According to the investor presentation, the pipeline of schools wanting to do business with Frank “exploded.” There were no school names in the slide deck; A small footnote in a hard-to-read color said the company was restricted from posting “partner” names. However, references were available upon request.
Competitors and funding experts watched all this with increasingly raised eyebrows. But they were shocked when JPMorgan announced it would acquire Frank in September 2021.
“Today is my first day at someone else’s,” Javice said CNBC after the announcement. “I mean it still feels like I’m being pinched, did that really happen?”
Observers didn’t believe it really happened. Mark Salisbury, co-founder of TuitionFit, a service that helps families determine college’s true price by using real financial aid rewards from other students, did the math of his late competitor.
Salisbury, a former director of institutional research and assessment at Augustana College, estimates that 2 million students enter college each year. After graduating from FAFSA in his first year, he figured most families would not seek help from a company like Frank for years to come. So if Frank had ministered to 5 million people in just half a decade, it would have attracted a significant proportion of new college students who needed financial assistance.
However, it is not easy to reach all of these people within a year that they may be seeking help. “Breaking through all the noise on the internet is incredibly difficult, and it costs insane amounts of money to pull it off,” Salisbury said.
The promise not fulfilled
So what could JPMorgan have seen in the company?
Obviously Javice liked it. In fact, the bank planned to pay her a $20 million retention fee if she stuck around for a while after the merger was complete.
If JPMorgan wanted a pipeline of soon-to-be young adults, it paid $35 per name — $175 million divided by those 5 million customers. To pay that much, it had to be very confident that its marketing team would be able to persuade Frank customers to do business with the bank and stick with it for decades.
Shortly after the merger was complete, the bank took the plunge and sprayed a portion of Frank’s customer list with requests. Out of 400,000 outbound emails, only 28 percent successfully arrived in an inbox, compared to the usual 99 percent delivery rate. Also, only 103 recipients clicked a link to Frank’s website. It was, as the bank put it in its complaint, “catastrophic.”
An investigation ensued and the bank dug into Javice’s Frank email account. There it found a litigation mother vein. According to the bank, the messages contained ample evidence that it had hired a data science professor to create fake information to prove to the bank that the millions of customers Frank claimed were real.
Also among the highlights of the emails was questioning a Frank engineer about Javice’s data manipulation request. She responded that she didn’t think anyone would end up in an “orange jumpsuit” about it, according to JPMorgan’s complaint against Javice and Amar.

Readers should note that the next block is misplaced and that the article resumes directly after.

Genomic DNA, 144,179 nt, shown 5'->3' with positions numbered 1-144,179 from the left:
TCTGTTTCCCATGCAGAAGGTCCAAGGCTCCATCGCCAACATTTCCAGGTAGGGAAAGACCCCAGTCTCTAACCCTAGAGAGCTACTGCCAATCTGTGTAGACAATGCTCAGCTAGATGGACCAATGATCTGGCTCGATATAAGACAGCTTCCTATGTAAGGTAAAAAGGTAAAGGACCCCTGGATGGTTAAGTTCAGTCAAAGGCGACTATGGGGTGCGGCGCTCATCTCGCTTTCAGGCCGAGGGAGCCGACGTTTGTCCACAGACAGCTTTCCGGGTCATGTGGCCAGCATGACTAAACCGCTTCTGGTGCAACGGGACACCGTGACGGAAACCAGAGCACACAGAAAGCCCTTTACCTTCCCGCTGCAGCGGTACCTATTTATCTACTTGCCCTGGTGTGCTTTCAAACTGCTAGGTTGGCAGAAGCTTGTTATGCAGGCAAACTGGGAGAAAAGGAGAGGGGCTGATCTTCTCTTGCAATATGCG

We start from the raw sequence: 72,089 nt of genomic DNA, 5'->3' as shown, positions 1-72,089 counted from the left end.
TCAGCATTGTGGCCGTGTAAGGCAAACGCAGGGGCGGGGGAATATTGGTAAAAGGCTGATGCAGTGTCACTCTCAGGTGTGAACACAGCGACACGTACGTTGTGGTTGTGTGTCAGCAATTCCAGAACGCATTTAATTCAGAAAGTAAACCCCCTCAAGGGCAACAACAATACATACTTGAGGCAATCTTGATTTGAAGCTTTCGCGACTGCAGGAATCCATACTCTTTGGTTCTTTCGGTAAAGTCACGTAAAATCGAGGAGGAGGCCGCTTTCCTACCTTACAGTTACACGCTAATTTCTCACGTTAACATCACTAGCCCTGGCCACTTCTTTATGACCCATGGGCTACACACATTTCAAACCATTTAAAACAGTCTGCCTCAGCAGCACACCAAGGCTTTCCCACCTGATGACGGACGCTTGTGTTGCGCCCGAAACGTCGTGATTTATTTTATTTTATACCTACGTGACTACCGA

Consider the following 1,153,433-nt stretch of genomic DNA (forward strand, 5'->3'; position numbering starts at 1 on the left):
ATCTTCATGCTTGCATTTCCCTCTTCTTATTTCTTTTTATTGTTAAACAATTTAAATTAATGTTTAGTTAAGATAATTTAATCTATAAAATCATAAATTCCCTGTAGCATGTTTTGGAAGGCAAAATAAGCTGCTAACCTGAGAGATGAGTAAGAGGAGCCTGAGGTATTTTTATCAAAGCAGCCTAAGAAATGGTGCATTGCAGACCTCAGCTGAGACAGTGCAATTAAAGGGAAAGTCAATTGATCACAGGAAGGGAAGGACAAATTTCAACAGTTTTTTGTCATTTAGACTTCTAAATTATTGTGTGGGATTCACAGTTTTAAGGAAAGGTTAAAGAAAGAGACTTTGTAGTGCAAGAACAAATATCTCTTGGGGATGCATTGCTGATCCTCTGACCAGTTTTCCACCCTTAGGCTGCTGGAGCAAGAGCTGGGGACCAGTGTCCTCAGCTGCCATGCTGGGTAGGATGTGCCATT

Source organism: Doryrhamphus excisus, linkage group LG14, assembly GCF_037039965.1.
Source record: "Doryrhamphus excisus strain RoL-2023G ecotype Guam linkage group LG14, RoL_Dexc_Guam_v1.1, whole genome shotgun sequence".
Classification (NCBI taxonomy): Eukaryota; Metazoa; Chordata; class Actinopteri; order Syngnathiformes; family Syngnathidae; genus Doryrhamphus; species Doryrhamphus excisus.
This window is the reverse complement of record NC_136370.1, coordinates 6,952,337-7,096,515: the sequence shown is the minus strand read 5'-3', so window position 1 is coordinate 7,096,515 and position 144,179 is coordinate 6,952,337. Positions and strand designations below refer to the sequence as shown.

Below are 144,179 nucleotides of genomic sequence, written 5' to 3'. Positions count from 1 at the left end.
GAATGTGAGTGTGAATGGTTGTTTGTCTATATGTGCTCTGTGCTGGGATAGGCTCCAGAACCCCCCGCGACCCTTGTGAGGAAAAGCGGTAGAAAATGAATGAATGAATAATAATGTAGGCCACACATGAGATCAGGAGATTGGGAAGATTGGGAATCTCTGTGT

JPMorgan doesn’t buy Javice’s privacy argument. The bank’s CEO, Jamie Dimon, called the Frank acquisition a “huge mistake” on a Jan. 13 earnings call. It also shut down Frank’s website that week and deleted the press release announcing the deal from its own website.
“There are always classes; we will always make mistakes,” Dimon continued CNBC on Thursday. “I tell our people we make mistakes, it’s okay, and when we know what all the lessons are, I’ll tell you what they were.”
None of Frank’s investors or the people Javice has named as mentors have messaged back or spoken on her behalf, and she has not provided the names of anyone to call. But one of them offered commentary through a speaker.
In a 2018 interview at PopSugar, Javice described Bobby Turner, the founder of an investment firm, as “one of the most influential people in my life”. When she was having a hard time, she told the publication Turner, who was an investor in Frank, would make her promise to do three things every day.
“And he literally says, ‘Well, you have to meditate, go to the gym and have sex,'” she said in the interview.
Randy James, a spokesman for Turner, said he has been a huge benefactor of Wharton’s social impact programs and has served as a mentor to many students and alumni, including Javice. “Bobby shared his views on a range of issues related to business and work-life balance, although he didn’t make the comments she attributed to him in a 2018 interview,” James said.
“The allegations against Ms. Javice in relation to Frank are disturbing,” he added, “and if they were true, they would constitute a serious breach of trust and a breach of the law.”
https://www.smh.com.au/business/companies/the-young-founder-accused-of-conning-jpmorgan-in-us175m-deal-20230123-p5cen3.html?ref=rss&utm_medium=rss&utm_source=rss_business The young founder is accused of conning JPMorgan in a $175 million deal